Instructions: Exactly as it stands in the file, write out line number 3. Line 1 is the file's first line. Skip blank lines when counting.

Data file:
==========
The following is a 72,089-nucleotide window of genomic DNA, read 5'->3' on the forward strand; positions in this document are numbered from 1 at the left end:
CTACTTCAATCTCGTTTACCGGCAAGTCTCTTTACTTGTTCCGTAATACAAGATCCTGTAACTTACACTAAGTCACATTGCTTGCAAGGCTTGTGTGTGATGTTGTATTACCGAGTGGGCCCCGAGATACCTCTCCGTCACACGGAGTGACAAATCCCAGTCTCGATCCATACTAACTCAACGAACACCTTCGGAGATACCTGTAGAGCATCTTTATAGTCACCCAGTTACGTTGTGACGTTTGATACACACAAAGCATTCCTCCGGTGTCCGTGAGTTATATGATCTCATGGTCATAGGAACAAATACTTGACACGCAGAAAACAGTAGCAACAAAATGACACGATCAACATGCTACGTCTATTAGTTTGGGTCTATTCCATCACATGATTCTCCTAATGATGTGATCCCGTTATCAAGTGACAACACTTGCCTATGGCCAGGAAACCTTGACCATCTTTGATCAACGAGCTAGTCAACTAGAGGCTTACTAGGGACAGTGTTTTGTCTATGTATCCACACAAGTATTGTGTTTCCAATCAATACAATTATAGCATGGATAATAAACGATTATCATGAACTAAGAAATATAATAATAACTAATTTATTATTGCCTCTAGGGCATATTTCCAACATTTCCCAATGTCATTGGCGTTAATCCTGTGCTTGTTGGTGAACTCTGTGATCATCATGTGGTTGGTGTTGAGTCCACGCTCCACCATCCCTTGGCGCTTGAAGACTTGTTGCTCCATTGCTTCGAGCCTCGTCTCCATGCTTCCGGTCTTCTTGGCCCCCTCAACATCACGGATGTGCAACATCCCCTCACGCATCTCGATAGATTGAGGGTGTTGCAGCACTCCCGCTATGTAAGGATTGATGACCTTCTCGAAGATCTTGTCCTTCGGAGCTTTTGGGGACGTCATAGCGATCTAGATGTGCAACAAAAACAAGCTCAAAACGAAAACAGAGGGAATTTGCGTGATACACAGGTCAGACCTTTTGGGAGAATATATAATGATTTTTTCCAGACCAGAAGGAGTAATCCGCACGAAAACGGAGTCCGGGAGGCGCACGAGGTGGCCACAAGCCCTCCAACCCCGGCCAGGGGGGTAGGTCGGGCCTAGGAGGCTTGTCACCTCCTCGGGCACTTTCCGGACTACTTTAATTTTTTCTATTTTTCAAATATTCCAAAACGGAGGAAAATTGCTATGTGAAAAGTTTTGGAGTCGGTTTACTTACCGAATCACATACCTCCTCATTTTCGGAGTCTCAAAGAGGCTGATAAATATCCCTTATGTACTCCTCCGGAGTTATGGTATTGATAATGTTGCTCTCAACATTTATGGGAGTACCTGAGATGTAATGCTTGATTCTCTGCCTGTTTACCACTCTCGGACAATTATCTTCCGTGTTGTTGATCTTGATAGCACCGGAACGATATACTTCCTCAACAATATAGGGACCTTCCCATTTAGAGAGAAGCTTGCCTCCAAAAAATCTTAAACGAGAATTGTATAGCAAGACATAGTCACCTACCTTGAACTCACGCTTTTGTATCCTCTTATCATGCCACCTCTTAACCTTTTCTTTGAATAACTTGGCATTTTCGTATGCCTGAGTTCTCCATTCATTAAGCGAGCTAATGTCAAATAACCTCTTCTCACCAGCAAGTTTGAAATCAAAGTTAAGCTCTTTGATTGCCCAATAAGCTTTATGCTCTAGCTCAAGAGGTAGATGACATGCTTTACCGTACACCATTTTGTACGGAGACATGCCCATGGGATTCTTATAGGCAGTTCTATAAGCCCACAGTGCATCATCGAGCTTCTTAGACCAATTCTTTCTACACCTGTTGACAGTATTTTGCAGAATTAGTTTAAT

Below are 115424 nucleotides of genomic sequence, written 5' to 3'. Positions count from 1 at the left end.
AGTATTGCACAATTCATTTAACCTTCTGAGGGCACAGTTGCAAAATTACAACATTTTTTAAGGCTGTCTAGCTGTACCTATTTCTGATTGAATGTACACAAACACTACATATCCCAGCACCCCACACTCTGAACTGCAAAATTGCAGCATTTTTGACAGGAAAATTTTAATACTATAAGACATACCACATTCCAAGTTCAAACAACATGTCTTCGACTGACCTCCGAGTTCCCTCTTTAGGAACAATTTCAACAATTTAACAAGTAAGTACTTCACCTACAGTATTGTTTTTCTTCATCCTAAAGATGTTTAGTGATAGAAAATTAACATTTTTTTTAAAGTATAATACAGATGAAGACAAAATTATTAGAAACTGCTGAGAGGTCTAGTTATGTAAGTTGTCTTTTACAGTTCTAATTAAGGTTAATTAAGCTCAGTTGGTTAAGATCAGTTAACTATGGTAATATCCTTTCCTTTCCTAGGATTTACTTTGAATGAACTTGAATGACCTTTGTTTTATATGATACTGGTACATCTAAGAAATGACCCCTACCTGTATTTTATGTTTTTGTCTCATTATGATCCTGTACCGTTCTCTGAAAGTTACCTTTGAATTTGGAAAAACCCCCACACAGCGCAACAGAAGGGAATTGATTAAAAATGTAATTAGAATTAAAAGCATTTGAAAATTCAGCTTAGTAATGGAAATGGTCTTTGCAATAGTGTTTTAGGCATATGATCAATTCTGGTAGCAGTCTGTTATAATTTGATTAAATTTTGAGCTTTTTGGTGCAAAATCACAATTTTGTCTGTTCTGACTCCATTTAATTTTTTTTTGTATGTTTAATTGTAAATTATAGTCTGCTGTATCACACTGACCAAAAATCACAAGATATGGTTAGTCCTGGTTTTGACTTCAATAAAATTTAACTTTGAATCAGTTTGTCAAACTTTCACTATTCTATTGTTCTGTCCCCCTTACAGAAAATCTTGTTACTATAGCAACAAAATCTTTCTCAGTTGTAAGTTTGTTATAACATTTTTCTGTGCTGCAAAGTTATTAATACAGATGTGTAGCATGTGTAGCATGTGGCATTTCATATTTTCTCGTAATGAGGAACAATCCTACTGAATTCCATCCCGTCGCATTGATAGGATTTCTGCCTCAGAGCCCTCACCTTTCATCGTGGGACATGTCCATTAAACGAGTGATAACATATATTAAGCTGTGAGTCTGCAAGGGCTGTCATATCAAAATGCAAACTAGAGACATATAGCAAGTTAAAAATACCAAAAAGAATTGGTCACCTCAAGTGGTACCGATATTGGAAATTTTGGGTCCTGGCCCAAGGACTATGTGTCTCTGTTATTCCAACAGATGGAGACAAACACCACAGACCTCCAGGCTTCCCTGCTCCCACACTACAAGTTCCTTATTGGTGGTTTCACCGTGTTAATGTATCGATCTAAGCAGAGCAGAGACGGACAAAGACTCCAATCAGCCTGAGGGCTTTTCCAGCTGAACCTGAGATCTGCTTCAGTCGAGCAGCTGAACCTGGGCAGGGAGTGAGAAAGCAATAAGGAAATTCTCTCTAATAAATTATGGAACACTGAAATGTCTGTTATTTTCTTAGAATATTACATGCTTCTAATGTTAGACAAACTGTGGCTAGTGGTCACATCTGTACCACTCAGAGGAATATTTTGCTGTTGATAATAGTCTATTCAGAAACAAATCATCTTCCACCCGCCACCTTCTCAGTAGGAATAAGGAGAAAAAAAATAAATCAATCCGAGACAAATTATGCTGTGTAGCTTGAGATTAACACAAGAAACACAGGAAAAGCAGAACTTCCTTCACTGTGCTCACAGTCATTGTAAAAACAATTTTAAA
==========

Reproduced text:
Below are 115424 nucleotides of genomic sequence, written 5' to 3'. Positions count from 1 at the left end.